). Both of the dishes selected and their amounts are in good agreement with previous publications on the subject (see, for example Masera-Navia [12
] and Medina et al. [18
]). We performed five CCC tests in each of the three individual stoves and four stacking options. In addition, two individual and short-time cooking practices that are important were also measured: reheat meals and making nixtamal/heating water for bathing.
White oak (Quercus bicolor
) was used in all CCC and individual tests; the average dimensions of fuel were 3 cm × 5 cm × 30 cm, and a digital scale with 1 g resolution was used to determine the fuelwood measurements. The fuel moisture content was measured with a Protimeter Timbermaster Wood Moisture Meter, as reported by Pennise et al. [19
], and the average fuelwood moisture content for all tests was 11 ± 2%, being expressed as wet basis with a range of (8–15%). For LPG stove, a gas cylinder of 19 kg (fuel + cylinder) was used to perform cooking tasks while using a digital scale with 10 g resolution to measure initial and final gas consumption. CCC and individual tests were initiated with a small amount (~25 g) of “ocote”, that is a highly resinous piece of pitch pine, for Patsari and U-type stoves and kitchen matches for LPG stove were used as the fire starter material.
A local cook was hired to perform all of the CCC and individual tests, as can be seen in Figure 1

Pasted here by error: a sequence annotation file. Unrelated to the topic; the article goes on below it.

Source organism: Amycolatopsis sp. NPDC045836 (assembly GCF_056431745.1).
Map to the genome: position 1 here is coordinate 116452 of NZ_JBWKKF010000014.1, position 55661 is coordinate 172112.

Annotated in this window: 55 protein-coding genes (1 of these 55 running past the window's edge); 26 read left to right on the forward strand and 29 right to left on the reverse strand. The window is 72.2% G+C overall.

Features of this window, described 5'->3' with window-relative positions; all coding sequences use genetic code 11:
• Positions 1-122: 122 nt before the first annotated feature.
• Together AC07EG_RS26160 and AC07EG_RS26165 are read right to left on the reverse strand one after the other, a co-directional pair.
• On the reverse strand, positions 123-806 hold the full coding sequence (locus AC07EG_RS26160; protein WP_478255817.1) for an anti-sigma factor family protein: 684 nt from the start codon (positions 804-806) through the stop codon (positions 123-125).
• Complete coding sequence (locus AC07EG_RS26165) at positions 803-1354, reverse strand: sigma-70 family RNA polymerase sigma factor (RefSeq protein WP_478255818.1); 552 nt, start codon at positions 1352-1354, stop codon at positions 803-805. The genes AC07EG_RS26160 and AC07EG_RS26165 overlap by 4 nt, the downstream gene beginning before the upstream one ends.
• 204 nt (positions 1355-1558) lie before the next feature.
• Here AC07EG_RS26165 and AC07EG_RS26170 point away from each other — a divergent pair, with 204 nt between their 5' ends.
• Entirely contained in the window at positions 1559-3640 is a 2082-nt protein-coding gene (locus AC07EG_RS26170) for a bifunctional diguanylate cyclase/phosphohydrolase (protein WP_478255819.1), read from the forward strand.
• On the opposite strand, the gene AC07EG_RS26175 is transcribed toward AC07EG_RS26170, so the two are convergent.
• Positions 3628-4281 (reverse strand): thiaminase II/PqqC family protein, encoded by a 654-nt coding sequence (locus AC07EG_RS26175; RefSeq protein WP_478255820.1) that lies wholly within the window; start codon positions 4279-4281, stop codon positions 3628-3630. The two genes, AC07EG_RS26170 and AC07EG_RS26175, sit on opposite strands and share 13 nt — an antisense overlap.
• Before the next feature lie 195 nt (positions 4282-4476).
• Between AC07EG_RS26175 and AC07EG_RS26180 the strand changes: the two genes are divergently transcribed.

a,b. The same sequence of cooking tasks was followed for each CCC and stacking option. Indoor air monitoring was performed from November 2018 to February 2019. The average climate in Patzcuaro, Michoacan, Mexico during this period was Tmin
= 4 °C, Tmax
= 29 °C, with average precipitation of 13.7 mm.
2.3. Air Sampling Methods
Ambient concentrations of PM2.5 and CO were monitored outside the kitchen during the whole study period. PM2.5 and CO were monitored inside the kitchen during controlled cooking cycles. The average concentration during the cooking event was time-weighted with ambient concentrations during the non-cooking time in the 24-h period to obtain average 24-h average kitchen concentrations. During non-cooking events significant differences between PM2.5 and CO concentrations indoors and outdoors of the simulated kitchen during 24-h periods were not observed (six simultaneous 24-h measurements while using 2 Haz-Scanner IEMS (SKC Inc. V.5.1.5): p values = 0.23 and 0.61 for PM2.5 and CO, respectively).
Real-time indoor concentrations of PM2.5
and CO from cooking periods (e.g., CCCs and individual tasks) were determined while using Aprovecho Research Center 5000 series Indoor Air Pollution (IAP) meters. The 5000 series IAP meters use a light scattering sensor and an electrochemical cell to measure the PM2.5
and CO concentrations, respectively, and they have been utilized in similar studies [20
]. In this study, IAP meters were calibrated according to manufacturer specifications [23
] in a well-ventilated location while using zero air and a mixture of 500 ppm CO/5000 ppm CO2
(Praxair Technology, Inc., Danbury, CT, USA) and continuous measurements were recorded every nine seconds. Three IAP meters were installed in the simulated kitchen (Figure S5
), according to recommendations that were developed for the HEH projects by Smith et al. [24
], and subsequent Berkeley Air Standard Operating Procedure [25